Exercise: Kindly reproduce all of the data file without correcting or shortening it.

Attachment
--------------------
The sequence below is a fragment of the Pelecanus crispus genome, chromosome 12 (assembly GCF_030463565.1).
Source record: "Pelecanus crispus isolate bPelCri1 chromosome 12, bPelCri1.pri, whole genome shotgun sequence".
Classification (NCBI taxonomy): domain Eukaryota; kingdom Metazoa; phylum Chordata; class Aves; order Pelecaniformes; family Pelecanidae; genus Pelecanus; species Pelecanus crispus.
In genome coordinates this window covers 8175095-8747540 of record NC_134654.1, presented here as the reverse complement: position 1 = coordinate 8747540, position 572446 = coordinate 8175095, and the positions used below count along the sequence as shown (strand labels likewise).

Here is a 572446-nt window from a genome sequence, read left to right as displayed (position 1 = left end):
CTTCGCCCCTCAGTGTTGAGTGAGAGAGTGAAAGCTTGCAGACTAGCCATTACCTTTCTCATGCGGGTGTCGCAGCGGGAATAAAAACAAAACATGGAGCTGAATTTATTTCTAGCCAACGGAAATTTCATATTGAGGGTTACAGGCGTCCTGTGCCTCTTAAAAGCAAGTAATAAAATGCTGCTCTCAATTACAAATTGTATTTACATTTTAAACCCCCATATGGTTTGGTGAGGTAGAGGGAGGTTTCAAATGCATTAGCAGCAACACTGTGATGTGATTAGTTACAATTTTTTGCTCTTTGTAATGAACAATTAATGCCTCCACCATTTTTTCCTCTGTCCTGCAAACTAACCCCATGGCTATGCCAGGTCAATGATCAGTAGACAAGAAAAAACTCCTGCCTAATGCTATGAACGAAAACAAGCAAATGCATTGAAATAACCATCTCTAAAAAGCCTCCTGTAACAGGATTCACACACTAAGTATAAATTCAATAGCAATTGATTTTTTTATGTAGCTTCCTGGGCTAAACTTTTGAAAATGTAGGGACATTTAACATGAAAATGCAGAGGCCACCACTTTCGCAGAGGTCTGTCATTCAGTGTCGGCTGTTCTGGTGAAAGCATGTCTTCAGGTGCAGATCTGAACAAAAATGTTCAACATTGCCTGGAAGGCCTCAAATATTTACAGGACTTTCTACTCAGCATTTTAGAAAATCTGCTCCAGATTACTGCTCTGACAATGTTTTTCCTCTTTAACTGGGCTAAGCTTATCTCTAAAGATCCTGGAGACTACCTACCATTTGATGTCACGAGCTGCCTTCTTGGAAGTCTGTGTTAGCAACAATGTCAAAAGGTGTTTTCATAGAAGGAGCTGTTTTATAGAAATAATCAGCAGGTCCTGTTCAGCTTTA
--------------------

The sequence below is a fragment of the Pelecanus crispus genome, chromosome 12 (assembly GCF_030463565.1).
Source record: "Pelecanus crispus isolate bPelCri1 chromosome 12, bPelCri1.pri, whole genome shotgun sequence".
Classification (NCBI taxonomy): domain Eukaryota; kingdom Metazoa; phylum Chordata; class Aves; order Pelecaniformes; family Pelecanidae; genus Pelecanus; species Pelecanus crispus.
In genome coordinates this window covers 8175095-8747540 of record NC_134654.1, presented here as the reverse complement: position 1 = coordinate 8747540, position 572446 = coordinate 8175095, and the positions used below count along the sequence as shown (strand labels likewise).

Here is a 572446-nt window from a genome sequence, read left to right as displayed (position 1 = left end):
CTTCGCCCCTCAGTGTTGAGTGAGAGAGTGAAAGCTTGCAGACTAGCCATTACCTTTCTCATGCGGGTGTCGCAGCGGGAATAAAAACAAAACATGGAGCTGAATTTATTTCTAGCCAACGGAAATTTCATATTGAGGGTTACAGGCGTCCTGTGCCTCTTAAAAGCAAGTAATAAAATGCTGCTCTCAATTACAAATTGTATTTACATTTTAAACCCCCATATGGTTTGGTGAGGTAGAGGGAGGTTTCAAATGCATTAGCAGCAACACTGTGATGTGATTAGTTACAATTTTTTGCTCTTTGTAATGAACAATTAATGCCTCCACCATTTTTTCCTCTGTCCTGCAAACTAACCCCATGGCTATGCCAGGTCAATGATCAGTAGACAAGAAAAAACTCCTGCCTAATGCTATGAACGAAAACAAGCAAATGCATTGAAATAACCATCTCTAAAAAGCCTCCTGTAACAGGATTCACACACTAAGTATAAATTCAATAGCAATTGATTTTTTTATGTAGCTTCCTGGGCTAAACTTTTGAAAATGTAGGGACATTTAACATGAAAATGCAGAGGCCACCACTTTCGCAGAGGTCTGTCATTCAGTGTCGGCTGTTCTGGTGAAAGCATGTCTTCAGGTGCAGATCTGAACAAAAATGTTCAACATTGCCTGGAAGGCCTCAAATATTTACAGGACTTTCTACTCAGCATTTTAGAAAATCTGCTCCAGATTACTGCTCTGACAATGTTTTTCCTCTTTAACTGGGCTAAGCTTATCTCTAAAGATCCTGGAGACTACCTACCATTTGATGTCACGAGCTGCCTTCTTGGAAGTCTGTGTTAGCAACAATGTCAAAAGGTGTTTTCATAGAAGGAGCTGTTTTATAGAAATAATCAGCAGGTCCTGTTCAGCTTTA